The Dallas Central Appraisal District and I have very different opinions on what is considered “desirable,” it seems.

Last year I began to notice a change in how DCAD valued certain multi-family and high-rise condo properties. Specifically, I noticed that The Warrington units of the same floor plan and judged as being in the same condition were almost always valued the same. On the surface, this seems logical, but is it?

First, a little background.

DCAD categorizes homes by what they call “desirability” but might as well be called “condition.” Unfortunately “desire” seems more in line with location than a structure’s physical repair. There are eight buckets of desirability ranging from undesirable to excellent. During this year’s annual property tax challenge, I was told that single-family homes utilize all eight while condos use fewer. For example, for my Athena floor plan, there are only four categories used – Average, Good, Very Good, and Excellent.

Think of desirability as a multiplier in the assessed valuation equation. If “average” equals one, then those properties rated lower get a base value multiplied by something less than one. The opposite math for those rated above “average” being multiplied by something more than one.

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How could it be that in Dallas neighborhoods booming with redevelopment, that multifamily properties and investment properties haven’t seen any increases in their appraisals?

Last week, I wrote an update on the DCAD valuations for properties that are part of a block on Lemmon Avenue that was to have been the site of a Central Market (before HEB shifted plans to McKinney Avenue). That story showed DCAD substantially raising the assessed valuations in 2019.

But as you know, I’ve written a few stories on DCAD, and particularly one on properties at the end of a block of Fitzhugh Avenue bounded by Swiss and Gaston Avenues.  I’d seen a new listing for a 616-square-foot detached house at 921 N. Fitzhugh and was curious. The price seemed high, but it was a good-ish location, so I checked the taxes. That check expanded to encompass 13 properties at the end of the block. What I found was astonishing. Two apartment buildings hadn’t seen a penny increase in their appraised value in five years. Another investment property whose value had bounced around between $75,500 and $78,560 since 2011.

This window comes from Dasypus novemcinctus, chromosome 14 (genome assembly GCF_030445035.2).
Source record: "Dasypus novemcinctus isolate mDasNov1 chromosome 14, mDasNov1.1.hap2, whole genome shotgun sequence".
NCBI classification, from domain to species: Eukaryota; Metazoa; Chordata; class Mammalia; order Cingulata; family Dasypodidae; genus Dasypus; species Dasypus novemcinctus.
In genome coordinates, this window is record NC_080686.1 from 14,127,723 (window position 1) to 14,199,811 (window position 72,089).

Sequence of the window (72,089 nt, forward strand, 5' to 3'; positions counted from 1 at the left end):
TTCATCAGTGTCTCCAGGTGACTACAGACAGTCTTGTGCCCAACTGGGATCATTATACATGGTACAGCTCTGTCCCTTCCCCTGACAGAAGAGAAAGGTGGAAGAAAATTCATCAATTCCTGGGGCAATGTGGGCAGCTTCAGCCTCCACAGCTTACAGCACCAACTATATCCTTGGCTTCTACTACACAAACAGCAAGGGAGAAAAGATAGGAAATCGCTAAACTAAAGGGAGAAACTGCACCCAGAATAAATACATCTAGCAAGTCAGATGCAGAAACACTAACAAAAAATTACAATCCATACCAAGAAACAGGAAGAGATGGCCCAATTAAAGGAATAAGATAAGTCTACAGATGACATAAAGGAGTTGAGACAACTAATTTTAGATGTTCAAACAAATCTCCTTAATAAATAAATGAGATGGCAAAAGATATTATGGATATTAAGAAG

What happened in 2019 is equally astonishing …

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When we “feel like just a number,” we’re really just reflecting our uniqueness being ignored. We’ve long known we’re just a number to taxing bodies like DCAD … albeit one with a dollar sign in front. But recently, I’ve found we’re a percentage, too.

In valuing property, DCAD calculates the total market value based on both land and “improvements” (structures). The combination of these numbers equals the total assessed value of a given property. All fine so far. A (land) + B (structures) = C (total market value)

But did you know that there’s a ratio used between land and improvement values? You likely think this means that land appreciates at roughly the same rate of structures. Partly. It also means that land should be equal to a certain percentage of the structure. And when the ratio gets out of whack, it’s adjusted. On the surface this too seems generally fine, provided you start with structure and land that fall within the ratio (and nothing changes).

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Why Property Taxes are so BAD

Last weekend, the National Association of Real Estate Editors (NAREE) awarded this series discussing state and local property taxes “Bronze” in their Best Series category.  While originally published in May 2016, a year later nothing has alleviated our property tax increases. 

Several weeks ago I wrote a pair of columns (here and here) about how the core math of Texas property taxes is fundamentally broken (and always has been).  While, A+B=C, if “A” is patently wrong, how can “B” and “C” be accurate?

In this case, “A” is assessed property value, “B” is property tax rate and “C” is the revenue required to run the city and state.  In Texas, without real estate transaction disclosure, “A” is always a bit of a crapshoot as DCAD pulls assessed values out of thin air.  Now I’m sure there’s some enormous algorithm they use to calculate values (a bottle of Jack, a blindfold and a dart board?) but in the end, not having access to the actual selling prices of real estate in Texas hamstrings a meaningful conversation about taxation rates.